The oil soaks gently into the walls
and lining of the kidneys, nnd the lit-!
tie poisonous animal germs, which are \
causing the inflammation, are imme-
diately attacked and chased out of
your system without Inconvenience or
Don't ignore the "little pains and
aches," especially backaches. They
may he little now but there is no tell-
ing how soon a dangerous or fatal dis-
ease of which they are the forerun-
ners may show Itself. Go after the
cause of that backache at once, or you
may find yourself In the grip of an in-
Do not delay a minute. Go to your
druggist and insist on his supplying
you with a box of GOLD MEDAL
Haarlem Oil Capsules. In 24 hours
you will feel renewed health and vigor.
After you have cured yourself, con-
tinue to take one or two Capsules
each day so as to keep in first-class
condition, and ward off the danger of
future attacks. Money refunded if
they do not help you. Ask for the
original Imported GOLD MEDAL
brand, and thus he sure of getting ttm
n f'' \a •.••v.:-
jCanada made me Prosperous
fit'A /ryyr~> .
— that's what thousands of farmers
say, who have gone from the U. S. to
settle on homesteads or buy land in Western
Canada. Canada's invitation to every industrious worker to settle in
Manitoba, Saskatchewan or Alberta is especially attractive. She wants
farmers to make money and happy, prosperous homes for themselves Wk
by helping her raise immense wheat crops to feed the world. w#
You Can Get a Homestead o1160 Acres Free
or other lands at very low prices. Where you can boy good farm
land at $15 to $30 per acre that will raise 20 to 45 bushels of $2
wheat to the acre—it's easy to become prosperous. Canadian farmers
also grow wonderful crops of Oats, Barley and Flax. Mixed Farm-
Ing is fully as profitable an industry as grain raising. The excellent
grasses, full of nutrition, are the only food required either
for beef or dairy purposes. Good schools and churches;
markets convenient; climate excellent Write for literature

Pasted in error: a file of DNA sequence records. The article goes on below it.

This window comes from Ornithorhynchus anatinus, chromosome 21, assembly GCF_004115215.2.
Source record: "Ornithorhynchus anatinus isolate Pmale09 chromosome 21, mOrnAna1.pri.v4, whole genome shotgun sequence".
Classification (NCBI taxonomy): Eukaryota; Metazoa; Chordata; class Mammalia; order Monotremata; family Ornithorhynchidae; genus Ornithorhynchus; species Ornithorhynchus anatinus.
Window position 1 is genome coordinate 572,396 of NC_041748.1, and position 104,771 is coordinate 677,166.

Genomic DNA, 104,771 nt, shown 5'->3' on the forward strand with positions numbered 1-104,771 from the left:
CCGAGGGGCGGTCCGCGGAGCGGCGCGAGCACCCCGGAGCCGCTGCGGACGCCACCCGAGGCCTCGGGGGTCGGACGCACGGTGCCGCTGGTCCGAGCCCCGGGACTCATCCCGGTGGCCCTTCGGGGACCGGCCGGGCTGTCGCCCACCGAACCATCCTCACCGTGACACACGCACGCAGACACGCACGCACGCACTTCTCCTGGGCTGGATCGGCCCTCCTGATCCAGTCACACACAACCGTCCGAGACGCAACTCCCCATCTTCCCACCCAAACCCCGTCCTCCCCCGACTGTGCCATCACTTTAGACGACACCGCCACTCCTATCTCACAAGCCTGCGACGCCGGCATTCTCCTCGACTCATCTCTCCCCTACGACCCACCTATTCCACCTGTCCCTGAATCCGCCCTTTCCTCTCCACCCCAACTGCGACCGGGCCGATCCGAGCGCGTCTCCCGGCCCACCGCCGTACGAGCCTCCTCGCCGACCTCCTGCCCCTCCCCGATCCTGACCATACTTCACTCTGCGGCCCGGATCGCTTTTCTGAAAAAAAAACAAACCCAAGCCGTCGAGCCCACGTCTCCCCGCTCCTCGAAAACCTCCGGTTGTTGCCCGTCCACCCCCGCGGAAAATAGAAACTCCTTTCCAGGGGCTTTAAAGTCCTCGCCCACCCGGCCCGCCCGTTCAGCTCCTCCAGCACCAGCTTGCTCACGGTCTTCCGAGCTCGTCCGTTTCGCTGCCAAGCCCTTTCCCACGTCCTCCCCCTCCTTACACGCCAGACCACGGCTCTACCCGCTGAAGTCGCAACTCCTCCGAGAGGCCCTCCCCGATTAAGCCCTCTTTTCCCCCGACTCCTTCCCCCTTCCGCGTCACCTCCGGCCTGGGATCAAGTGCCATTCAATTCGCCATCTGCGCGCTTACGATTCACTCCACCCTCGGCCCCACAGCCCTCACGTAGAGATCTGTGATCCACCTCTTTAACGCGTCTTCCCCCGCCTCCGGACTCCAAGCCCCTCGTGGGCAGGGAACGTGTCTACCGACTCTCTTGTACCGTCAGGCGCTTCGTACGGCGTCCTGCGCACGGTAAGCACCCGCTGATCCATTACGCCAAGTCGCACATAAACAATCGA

and particulars as to reduced railway rates to Supt of Im-
migration, Ottawa, Canada, or to
O. A. COOK
2012 Main St., Kansas City, Mo.
Canadian Government Agent
A good brand of household flour is one
which meets the housewife's every need,
whether it be for wholesome, brown-cnisted
loaves of bread or fluffy, melting biscuit.
Such a flour is
The product of expert milling
from finest quality, laboratory-tested
Oklahoma wheat. Fills every re-
quirement of discriminating cooks.
— Order It By Name
Oklahoma City Mill & Elevator Co.
Children's Coughs EAGLE SERUM
may be checked and m*re srrious conditions — ~ ~" " " **
of the throat w;ll he oitca avoided by
promptly giving tho child a dose o£ nale
'The only SERUM made in Oklahoma"
will protect your hogs
Write for our PREE BOOKLET
THE EAGLE SERUM CO.. OKLAHOMA CITY. OKI.*.
I W. N. U., Oklahoma City, No. 43-1918.
Here’s what’s next.
This issue can be searched. Note: Results may vary based on the legibility of text within the document.
Tools / Downloads
Get a copy of this page or view the extracted text.
Citing and Sharing
Basic information for referencing this web page. We also provide extended guidance on usage rights, references, copying or embedding.
Reference the current page of this Newspaper.
Calkins, R. T. The State Journal (Mulhall, Okla.), Vol. 15, No. 46, Ed. 1 Thursday, October 24, 1918, newspaper, October 24, 1918; (gateway.okhistory.org/ark:/67531/metadc159890/m1/2/: accessed May 25, 2018), The Gateway to Oklahoma History, gateway.okhistory.org; crediting Oklahoma Historical Society.